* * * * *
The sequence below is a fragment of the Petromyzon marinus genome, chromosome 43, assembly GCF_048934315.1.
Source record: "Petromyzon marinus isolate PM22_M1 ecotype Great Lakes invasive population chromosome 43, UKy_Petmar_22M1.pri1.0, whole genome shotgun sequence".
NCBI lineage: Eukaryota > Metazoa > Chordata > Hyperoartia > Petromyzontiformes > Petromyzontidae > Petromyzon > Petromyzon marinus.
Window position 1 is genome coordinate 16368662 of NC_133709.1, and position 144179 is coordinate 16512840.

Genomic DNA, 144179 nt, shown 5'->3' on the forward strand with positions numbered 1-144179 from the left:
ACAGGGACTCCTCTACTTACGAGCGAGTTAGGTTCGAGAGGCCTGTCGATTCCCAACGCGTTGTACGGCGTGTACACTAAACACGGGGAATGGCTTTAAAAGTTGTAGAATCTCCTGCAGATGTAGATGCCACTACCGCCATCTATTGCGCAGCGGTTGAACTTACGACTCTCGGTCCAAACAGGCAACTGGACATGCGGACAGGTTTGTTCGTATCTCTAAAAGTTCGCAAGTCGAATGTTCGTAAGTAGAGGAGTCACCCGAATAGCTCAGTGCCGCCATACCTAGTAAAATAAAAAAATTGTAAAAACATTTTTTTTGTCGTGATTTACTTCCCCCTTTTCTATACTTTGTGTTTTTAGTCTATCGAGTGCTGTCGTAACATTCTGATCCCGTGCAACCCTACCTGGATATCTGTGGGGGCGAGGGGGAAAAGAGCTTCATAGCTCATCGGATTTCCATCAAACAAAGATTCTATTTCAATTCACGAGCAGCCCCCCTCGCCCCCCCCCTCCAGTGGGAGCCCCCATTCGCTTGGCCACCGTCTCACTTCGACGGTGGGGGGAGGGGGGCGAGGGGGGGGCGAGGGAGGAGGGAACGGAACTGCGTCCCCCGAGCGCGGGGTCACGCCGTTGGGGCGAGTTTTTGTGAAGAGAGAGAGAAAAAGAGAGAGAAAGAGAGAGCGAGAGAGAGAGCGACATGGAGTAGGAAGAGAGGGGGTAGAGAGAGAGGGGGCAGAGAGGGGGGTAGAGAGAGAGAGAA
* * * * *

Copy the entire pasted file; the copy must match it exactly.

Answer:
The sequence below is a fragment of the Petromyzon marinus genome, chromosome 43, assembly GCF_048934315.1.
Source record: "Petromyzon marinus isolate PM22_M1 ecotype Great Lakes invasive population chromosome 43, UKy_Petmar_22M1.pri1.0, whole genome shotgun sequence".
NCBI lineage: Eukaryota > Metazoa > Chordata > Hyperoartia > Petromyzontiformes > Petromyzontidae > Petromyzon > Petromyzon marinus.
Window position 1 is genome coordinate 16368662 of NC_133709.1, and position 144179 is coordinate 16512840.

Genomic DNA, 144179 nt, shown 5'->3' on the forward strand with positions numbered 1-144179 from the left:
ACAGGGACTCCTCTACTTACGAGCGAGTTAGGTTCGAGAGGCCTGTCGATTCCCAACGCGTTGTACGGCGTGTACACTAAACACGGGGAATGGCTTTAAAAGTTGTAGAATCTCCTGCAGATGTAGATGCCACTACCGCCATCTATTGCGCAGCGGTTGAACTTACGACTCTCGGTCCAAACAGGCAACTGGACATGCGGACAGGTTTGTTCGTATCTCTAAAAGTTCGCAAGTCGAATGTTCGTAAGTAGAGGAGTCACCCGAATAGCTCAGTGCCGCCATACCTAGTAAAATAAAAAAATTGTAAAAACATTTTTTTTGTCGTGATTTACTTCCCCCTTTTCTATACTTTGTGTTTTTAGTCTATCGAGTGCTGTCGTAACATTCTGATCCCGTGCAACCCTACCTGGATATCTGTGGGGGCGAGGGGGAAAAGAGCTTCATAGCTCATCGGATTTCCATCAAACAAAGATTCTATTTCAATTCACGAGCAGCCCCCCTCGCCCCCCCCCTCCAGTGGGAGCCCCCATTCGCTTGGCCACCGTCTCACTTCGACGGTGGGGGGAGGGGGGCGAGGGGGGGGCGAGGGAGGAGGGAACGGAACTGCGTCCCCCGAGCGCGGGGTCACGCCGTTGGGGCGAGTTTTTGTGAAGAGAGAGAGAAAAAGAGAGAGAAAGAGAGAGCGAGAGAGAGAGCGACATGGAGTAGGAAGAGAGGGGGTAGAGAGAGAGGGGGCAGAGAGGGGGGTAGAGAGAGAGAGAA